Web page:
At a special ceremony at Buckingham Palace, The Queen Consort presented the Royal Academy of Dance's highest honour
Her Majesty The Queen Consort presented The Queen Elizabeth II Coronation Award to legendary dancer Mikhail Baryshnikov in recognition of his immense contribution to ballet and the wider world of dance.
The Queen Elizabeth II Coronation Award, the RAD’s highest accolade, was instituted in 1953, to celebrate the year of the coronation of Queen Elizabeth II. 1953 also marked the year Queen Elizabeth II became Patron of the RAD, succeeding her grandmother Queen Mary.
Dame Adeline Genée, founding President of the RAD, instituted the award to be presented annually in recognition of outstanding services to the art of dance. The first recipient in 1954 was Dame Ninette de Valois. Since then, it has been awarded to many of the greatest names in dance, in recognition of outstanding services to the art form. Former recipients include Dame Marie Rambert, Sir Frederick Ashton, Dame Monica Mason, Rudolf Nureyev, Carlos Acosta CBE and Sir Matthew Bourne. It was most recently awarded to David McAllister AM in 2021.
During the special award ceremony, The Queen Consort met the Chief Executive of the RAD, Tim Arthur, President of the RAD, Dame Darcey Bussell, renowned dancer and former recipient of the award, Carlos Acosta.
About the Royal Academy of Dance
Royal Academy of Dance (RAD) is one of the most influential dance education and training organisations in the world with a strong global membership in 85 countries. Established in 1920 to improve standards and re-invigorate dance training, the RAD helps and encourages its teachers to perfect their teaching skills and pass on this knowledge to their students.
There are currently over 1,000 students in full-time or parttime teacher training programmes with the RAD and each year the examination syllabus is taught to thousands of young people worldwide, with around a quarter of a million pupils per year going on to take RAD exams. The RAD believes passionately in the power of dance to transform lives for the better. Through an international network of dance teachers, the RAD supports and connects a global community of more than 400,000 students, and dancers of all ages and abilities, in more than 80 countries.
Born 1948 in Riga, Latvia, Mikhail Baryshnikov is considered one of the greatest dancers of our time.
After commencing a spectacular career with the Kirov Ballet in Leningrad, he came to the West in 1974, settling in New York City as principal dancer with American Ballet Theatre (ABT). In 1978 he joined New York City Ballet, where he worked with George Balanchine and Jerome Robbins. A year later he was appointed artistic director of ABT where, for the next decade, he introduced a new generation of dancers and choreographers.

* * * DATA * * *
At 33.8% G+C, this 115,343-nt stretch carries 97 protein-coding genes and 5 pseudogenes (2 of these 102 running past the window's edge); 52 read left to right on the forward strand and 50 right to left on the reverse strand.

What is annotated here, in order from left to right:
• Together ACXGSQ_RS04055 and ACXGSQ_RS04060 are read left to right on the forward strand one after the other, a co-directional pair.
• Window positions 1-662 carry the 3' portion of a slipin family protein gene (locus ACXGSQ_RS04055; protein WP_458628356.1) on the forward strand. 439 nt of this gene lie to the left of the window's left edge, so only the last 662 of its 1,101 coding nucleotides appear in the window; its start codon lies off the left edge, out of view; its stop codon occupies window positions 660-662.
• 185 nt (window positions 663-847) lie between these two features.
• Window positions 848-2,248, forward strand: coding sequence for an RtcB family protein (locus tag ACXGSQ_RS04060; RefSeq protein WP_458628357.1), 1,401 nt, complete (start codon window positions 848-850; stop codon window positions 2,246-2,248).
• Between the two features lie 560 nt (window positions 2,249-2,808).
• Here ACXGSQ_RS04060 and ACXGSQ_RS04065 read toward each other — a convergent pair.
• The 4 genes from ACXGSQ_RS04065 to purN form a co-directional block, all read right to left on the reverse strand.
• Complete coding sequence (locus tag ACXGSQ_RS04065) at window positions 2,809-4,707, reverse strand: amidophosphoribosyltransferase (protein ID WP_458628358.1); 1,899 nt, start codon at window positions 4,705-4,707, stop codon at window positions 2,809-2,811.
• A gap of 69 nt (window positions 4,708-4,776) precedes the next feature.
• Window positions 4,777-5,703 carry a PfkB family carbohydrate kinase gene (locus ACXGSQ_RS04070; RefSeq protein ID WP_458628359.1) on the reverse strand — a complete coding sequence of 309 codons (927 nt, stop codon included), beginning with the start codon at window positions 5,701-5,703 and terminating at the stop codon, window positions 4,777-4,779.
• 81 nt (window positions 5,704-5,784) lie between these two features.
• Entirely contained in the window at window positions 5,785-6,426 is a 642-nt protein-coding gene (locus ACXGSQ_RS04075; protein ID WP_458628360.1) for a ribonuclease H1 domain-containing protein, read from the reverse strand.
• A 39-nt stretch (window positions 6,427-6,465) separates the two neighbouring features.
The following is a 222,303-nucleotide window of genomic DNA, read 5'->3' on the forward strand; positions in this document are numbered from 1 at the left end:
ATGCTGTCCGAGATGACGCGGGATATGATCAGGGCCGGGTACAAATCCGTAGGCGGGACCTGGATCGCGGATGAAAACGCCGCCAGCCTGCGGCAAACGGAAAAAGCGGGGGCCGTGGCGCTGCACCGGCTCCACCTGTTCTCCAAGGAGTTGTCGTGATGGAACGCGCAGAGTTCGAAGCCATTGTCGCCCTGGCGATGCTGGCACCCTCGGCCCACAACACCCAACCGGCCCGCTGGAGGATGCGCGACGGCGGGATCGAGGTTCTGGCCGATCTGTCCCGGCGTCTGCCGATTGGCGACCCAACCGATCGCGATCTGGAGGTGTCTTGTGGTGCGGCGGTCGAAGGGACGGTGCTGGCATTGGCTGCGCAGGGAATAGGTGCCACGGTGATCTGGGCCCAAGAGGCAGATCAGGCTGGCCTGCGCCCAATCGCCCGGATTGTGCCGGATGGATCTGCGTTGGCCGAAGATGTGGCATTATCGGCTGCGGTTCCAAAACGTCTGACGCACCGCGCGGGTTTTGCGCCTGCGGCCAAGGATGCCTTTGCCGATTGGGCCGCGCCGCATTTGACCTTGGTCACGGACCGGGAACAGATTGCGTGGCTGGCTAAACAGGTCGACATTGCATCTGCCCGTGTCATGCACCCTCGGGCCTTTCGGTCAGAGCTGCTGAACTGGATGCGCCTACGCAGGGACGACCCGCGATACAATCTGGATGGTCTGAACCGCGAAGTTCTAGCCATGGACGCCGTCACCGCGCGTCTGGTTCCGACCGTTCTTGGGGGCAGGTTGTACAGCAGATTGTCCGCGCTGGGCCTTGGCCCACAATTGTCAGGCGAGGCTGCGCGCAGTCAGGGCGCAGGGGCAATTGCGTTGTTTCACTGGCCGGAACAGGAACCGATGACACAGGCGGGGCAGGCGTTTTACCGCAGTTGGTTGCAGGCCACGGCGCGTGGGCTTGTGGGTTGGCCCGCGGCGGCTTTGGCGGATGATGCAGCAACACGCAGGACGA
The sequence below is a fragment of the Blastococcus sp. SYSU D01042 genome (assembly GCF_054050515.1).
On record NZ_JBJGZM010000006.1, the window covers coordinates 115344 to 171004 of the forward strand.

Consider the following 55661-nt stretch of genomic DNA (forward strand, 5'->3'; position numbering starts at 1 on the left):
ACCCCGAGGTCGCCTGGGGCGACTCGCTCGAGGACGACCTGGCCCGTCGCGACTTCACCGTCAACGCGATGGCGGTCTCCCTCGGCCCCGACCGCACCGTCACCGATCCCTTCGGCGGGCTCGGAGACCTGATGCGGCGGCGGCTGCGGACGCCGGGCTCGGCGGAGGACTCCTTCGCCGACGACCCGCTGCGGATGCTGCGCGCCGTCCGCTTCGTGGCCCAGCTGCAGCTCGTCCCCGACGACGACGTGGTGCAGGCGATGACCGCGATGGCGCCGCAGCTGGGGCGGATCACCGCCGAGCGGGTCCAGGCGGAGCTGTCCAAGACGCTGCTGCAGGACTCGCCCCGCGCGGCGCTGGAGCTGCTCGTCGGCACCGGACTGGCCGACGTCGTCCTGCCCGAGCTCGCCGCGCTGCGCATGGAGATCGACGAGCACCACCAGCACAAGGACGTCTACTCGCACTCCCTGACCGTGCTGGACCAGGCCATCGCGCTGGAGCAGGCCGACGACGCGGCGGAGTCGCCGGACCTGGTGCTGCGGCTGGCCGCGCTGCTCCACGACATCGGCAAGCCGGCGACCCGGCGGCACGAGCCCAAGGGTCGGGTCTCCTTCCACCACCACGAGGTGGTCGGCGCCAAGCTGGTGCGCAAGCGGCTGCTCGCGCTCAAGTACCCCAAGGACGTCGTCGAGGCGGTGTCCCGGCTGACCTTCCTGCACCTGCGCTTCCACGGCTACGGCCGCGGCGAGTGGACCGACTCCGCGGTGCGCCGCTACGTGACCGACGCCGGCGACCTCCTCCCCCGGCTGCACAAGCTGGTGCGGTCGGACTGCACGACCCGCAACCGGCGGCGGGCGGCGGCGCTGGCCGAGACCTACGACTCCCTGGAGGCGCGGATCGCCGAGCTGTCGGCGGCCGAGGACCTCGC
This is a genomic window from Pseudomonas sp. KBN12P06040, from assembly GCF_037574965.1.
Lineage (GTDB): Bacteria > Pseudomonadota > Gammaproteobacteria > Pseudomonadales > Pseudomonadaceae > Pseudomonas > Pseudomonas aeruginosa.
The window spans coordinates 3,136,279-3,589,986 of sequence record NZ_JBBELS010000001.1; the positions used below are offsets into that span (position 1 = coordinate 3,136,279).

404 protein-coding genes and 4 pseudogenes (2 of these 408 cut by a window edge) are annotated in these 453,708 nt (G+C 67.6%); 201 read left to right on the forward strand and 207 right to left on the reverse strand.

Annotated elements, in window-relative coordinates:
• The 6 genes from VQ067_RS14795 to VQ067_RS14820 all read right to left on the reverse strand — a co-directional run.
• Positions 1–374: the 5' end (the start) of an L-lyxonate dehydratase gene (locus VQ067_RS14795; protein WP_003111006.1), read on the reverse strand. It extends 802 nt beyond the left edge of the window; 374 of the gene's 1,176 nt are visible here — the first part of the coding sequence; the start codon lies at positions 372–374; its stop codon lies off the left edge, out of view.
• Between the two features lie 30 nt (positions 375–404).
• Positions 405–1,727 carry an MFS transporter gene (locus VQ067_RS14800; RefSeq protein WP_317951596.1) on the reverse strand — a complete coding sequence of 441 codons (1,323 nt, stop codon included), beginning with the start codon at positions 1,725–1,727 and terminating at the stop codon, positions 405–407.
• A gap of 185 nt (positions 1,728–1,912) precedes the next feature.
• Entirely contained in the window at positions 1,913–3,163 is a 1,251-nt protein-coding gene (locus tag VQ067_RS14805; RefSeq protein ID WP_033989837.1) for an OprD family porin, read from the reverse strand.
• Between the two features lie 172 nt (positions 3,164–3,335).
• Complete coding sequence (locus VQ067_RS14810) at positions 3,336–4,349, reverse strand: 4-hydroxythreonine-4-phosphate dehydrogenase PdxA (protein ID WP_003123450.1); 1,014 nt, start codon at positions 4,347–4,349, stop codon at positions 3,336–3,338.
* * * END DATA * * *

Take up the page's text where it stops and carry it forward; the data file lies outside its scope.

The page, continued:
From 1990-2002, Mr. Baryshnikov was director and dancer of the White Oak Dance Project, which he and choreographer Mark Morris co-founded to expand the repertoire and visibility of American modern dance. As an actor he has performed widely on- and off-Broadway, as well as in television and film, receiving a Tony Award nomination and a Drama Desk Award nomination for Metamorphosis, and an Academy Award nomination for The Turning Point.
Other theatrical productions include Forbidden Christmas or The Doctor and the Patient, Beckett Shorts, In Paris, Man in a Case, The Old Woman, Letter to a Man, and Brodsky/Baryshnikov. Recent projects include NOT ONCE., a cinematic installation developed in collaboration with Jan Fabre and Phil Griffin, and a second theatrical production directed by Latvian director Alvis Hermanis entitled The White Helicopter. He is currently working with director Igor Golyak and the Arlekin Players Theatre on a new adaptation of Chekhov's masterpiece The Cherry Orchard, which premiered offbroadway in June 2022.
In 2005, he launched Baryshnikov Arts Center (BAC) in New York City, a creative space designed to support multidisciplinary artists from around the globe. Among Mr. Baryshnikov’s many awards are the Kennedy Center Honors, the National Medal of Arts, the Commonwealth Award, the Chubb Fellowship, the Jerome Robbins Award, and the Vilcek Award. In 2010, he was given the rank of Officer of the French Legion of Honor, and in 2017 he received Japan’s prestigious Praemium Imperiale International Arts Award in Theatre/Film.